Tuesday, June 9, 2009

Books on Film

The memes are coming, the memes are coming! I've been tagged for this meme, started by MovieMan, three times; twice unofficially (Ed Howard and Glenn Kenny cheated by tagging everyone under the sun), and one officially, courtesy of Bill at The Kind of Face You Hate. Anyway, the meme states that those who take part in it discuss their favorite books about film--- the books that helped shape the way we see the medium. I confess to not reading nearly enough about my preferred medium; most of the writing about film I read comes from the internet, which has its benefits, for sure. But it's also not exactly a substitute.

But that certainly isn't to say that there haven't been some books that made a big impact on me, especially at a young age. The most essential would be, naturally, the above pictured The Great Movies, by a certain critic named Roger Ebert, a writer who has found limited success in print and on television. I remember picking this book up as a 12 year old burgeoning cinephile and having my eyes opened to the powers of film; not just the latest piece of marketing that topped the box office, but to film as an art form. I remember being particularly struck by a passage from the opening:

"We live in a box of space and time. Movies are windows in its walls. They allow us to enter other minds --- not simply in the sense of identifying with the characters, although that is an important part of it, but by seeing the world as another person sees it. Francois Truffaut said that for a director it was an inspiring sight to walk to the front of a movie theater, turn around, and look back at the faces of the audience, turned up to the light from the screen. If the film is any good, those faces reflect an out-of-the-body experience: The audience for a brief time is somewhere else, sometime else, concerned with lives that are not its own. Of all the arts, movies are the most powerful aid to empathy, and good ones make us into better people"

If I could trace it to a point, I'd say the reading of this book from cover to cover (which included many movies I'd never heard of, let alone seen, along with some I had, too) I began to realize that films needed to be thought of in a more abstract way. Reducing films to their elements; story, character, dialogue, direction, etc... is dubious. It's how these elements work in tandem--- or clash--- with each other that counts when trying to appreciate a film. This rocked my 12 year old world.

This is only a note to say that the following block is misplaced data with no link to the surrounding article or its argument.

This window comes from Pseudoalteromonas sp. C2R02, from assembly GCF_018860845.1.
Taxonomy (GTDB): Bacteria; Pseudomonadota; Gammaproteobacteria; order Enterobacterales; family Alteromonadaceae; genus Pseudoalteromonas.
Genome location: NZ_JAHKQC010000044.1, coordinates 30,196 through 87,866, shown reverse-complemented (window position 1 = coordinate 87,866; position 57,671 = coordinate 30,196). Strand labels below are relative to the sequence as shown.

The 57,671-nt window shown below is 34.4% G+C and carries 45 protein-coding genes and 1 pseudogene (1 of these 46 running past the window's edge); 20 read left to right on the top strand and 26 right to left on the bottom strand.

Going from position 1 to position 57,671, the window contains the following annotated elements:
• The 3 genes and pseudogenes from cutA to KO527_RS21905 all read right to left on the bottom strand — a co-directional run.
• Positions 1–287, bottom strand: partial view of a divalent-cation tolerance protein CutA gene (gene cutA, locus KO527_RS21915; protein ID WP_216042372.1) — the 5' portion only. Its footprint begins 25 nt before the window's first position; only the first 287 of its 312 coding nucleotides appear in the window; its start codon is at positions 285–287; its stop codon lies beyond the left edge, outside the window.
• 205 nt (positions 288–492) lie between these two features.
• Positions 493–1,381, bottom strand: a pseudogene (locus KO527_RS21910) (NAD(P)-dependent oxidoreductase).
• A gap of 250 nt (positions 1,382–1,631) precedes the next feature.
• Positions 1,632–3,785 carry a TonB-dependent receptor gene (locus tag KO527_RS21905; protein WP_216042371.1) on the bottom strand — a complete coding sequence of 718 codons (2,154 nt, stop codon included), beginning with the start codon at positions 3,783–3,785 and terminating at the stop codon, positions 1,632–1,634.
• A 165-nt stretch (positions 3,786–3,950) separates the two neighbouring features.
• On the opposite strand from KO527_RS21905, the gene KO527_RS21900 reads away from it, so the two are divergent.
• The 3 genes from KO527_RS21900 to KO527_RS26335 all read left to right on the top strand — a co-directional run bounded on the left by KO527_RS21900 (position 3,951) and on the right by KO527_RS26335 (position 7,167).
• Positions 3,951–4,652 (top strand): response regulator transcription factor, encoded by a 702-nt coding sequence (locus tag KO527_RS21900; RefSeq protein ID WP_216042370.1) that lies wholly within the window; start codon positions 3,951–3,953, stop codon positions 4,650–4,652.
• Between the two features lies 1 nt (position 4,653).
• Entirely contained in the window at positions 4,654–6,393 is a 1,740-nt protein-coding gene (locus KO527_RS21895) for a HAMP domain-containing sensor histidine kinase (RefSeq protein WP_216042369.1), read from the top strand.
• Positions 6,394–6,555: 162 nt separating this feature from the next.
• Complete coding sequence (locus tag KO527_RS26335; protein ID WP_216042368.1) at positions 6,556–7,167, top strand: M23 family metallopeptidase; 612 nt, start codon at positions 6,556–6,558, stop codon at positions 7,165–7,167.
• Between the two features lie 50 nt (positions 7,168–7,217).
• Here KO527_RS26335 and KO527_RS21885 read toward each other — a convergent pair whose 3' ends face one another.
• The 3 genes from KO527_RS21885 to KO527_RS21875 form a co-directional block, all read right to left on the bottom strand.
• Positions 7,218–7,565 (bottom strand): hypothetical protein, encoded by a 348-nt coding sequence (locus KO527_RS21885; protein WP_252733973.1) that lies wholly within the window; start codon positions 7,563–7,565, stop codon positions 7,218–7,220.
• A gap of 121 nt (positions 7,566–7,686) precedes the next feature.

And the list of films in that book is very diversified, which gave me a taste of how eclectic cinema can be; all the different kinds of stories it can tell, from fantasy to realist-drama . Everything from Casablanca to The Exterminaing Angel; from Citizen Kane to Star Wars. The first time I ever heard the names Welles, Kurosawa, Bunuel, Dreyer, Hawks, Reed--- all courtesy of Mr. Ebert. I made it my mission to see most, if not all of these films (I still haven't seen a few--- Detour and the Up documentaries), and around the time of what I can only describe as a cinematic explosion is when I remember refining my aesthetic sense.

Moving on, another book that has been of great importance to me is a guide-book called Film Directing Shot by Shot: Visualizing From Concept to Screen by Steven D. Katz. Generally I dislike books of this ilk--- books that catalog 'formulas' for cinematic storytelling, but Katz's eloquence, knowledge of the subject matter, and lack of pretension is quite incredible. He breaks down what David Bordwell would call story-telling 'norms' into such simple, economic language that I'd say this book is almost essential for anyone looking to pick up a camera and make movies. He states over and over again that there isn't one way to make a film--- but he does make the (very true) point that a film maker needs to understand these principles, and why they are established principles, if they wish to break them. This is more than a book for aspiring film makers, it's a book that perfectly articulates how we tell stories visually.

It breaks down what Katz calls 'shot-flow'; how images relate to one another. It's not just a simple regurgitation of the dictionary definitions of "shot/reverse shot", "the 180 degree rule", or the like... though these concepts are included. Rather, through the use of storyboards (some from authentic films and some drawn up for illustrative purposes), Katz shows the readers how film can convey a sense of space, motion, and time. Quite incredible stuff.